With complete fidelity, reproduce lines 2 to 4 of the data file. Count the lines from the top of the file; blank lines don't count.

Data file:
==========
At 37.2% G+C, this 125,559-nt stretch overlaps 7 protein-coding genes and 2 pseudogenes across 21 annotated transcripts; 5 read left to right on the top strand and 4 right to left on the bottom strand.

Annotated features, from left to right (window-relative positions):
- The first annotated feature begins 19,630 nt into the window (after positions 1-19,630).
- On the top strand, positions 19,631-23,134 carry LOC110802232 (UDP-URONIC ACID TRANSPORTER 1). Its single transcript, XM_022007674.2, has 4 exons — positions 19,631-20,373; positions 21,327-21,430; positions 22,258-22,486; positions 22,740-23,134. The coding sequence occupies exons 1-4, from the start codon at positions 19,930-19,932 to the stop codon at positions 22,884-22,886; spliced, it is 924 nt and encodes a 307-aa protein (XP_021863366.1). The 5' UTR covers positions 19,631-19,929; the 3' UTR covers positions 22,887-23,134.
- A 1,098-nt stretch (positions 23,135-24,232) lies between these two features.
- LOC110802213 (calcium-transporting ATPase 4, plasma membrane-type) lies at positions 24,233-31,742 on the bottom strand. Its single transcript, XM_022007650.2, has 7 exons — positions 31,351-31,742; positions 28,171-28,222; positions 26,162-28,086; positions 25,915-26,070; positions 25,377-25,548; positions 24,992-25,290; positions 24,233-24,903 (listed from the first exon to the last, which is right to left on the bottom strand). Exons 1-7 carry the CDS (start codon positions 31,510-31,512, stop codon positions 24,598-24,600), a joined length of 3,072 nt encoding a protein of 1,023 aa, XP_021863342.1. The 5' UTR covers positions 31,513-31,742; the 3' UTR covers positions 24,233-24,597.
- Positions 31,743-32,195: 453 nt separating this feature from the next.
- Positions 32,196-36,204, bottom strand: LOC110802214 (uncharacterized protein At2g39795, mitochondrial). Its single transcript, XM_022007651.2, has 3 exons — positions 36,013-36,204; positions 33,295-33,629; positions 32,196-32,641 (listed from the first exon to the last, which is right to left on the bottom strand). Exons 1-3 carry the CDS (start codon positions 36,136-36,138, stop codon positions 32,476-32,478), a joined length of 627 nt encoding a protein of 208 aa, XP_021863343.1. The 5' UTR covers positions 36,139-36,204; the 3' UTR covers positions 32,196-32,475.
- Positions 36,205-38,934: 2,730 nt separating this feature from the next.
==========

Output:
Annotated features, from left to right (window-relative positions):
- The first annotated feature begins 19,630 nt into the window (after positions 1-19,630).
- On the top strand, positions 19,631-23,134 carry LOC110802232 (UDP-URONIC ACID TRANSPORTER 1). Its single transcript, XM_022007674.2, has 4 exons — positions 19,631-20,373; positions 21,327-21,430; positions 22,258-22,486; positions 22,740-23,134. The coding sequence occupies exons 1-4, from the start codon at positions 19,930-19,932 to the stop codon at positions 22,884-22,886; spliced, it is 924 nt and encodes a 307-aa protein (XP_021863366.1). The 5' UTR covers positions 19,631-19,929; the 3' UTR covers positions 22,887-23,134.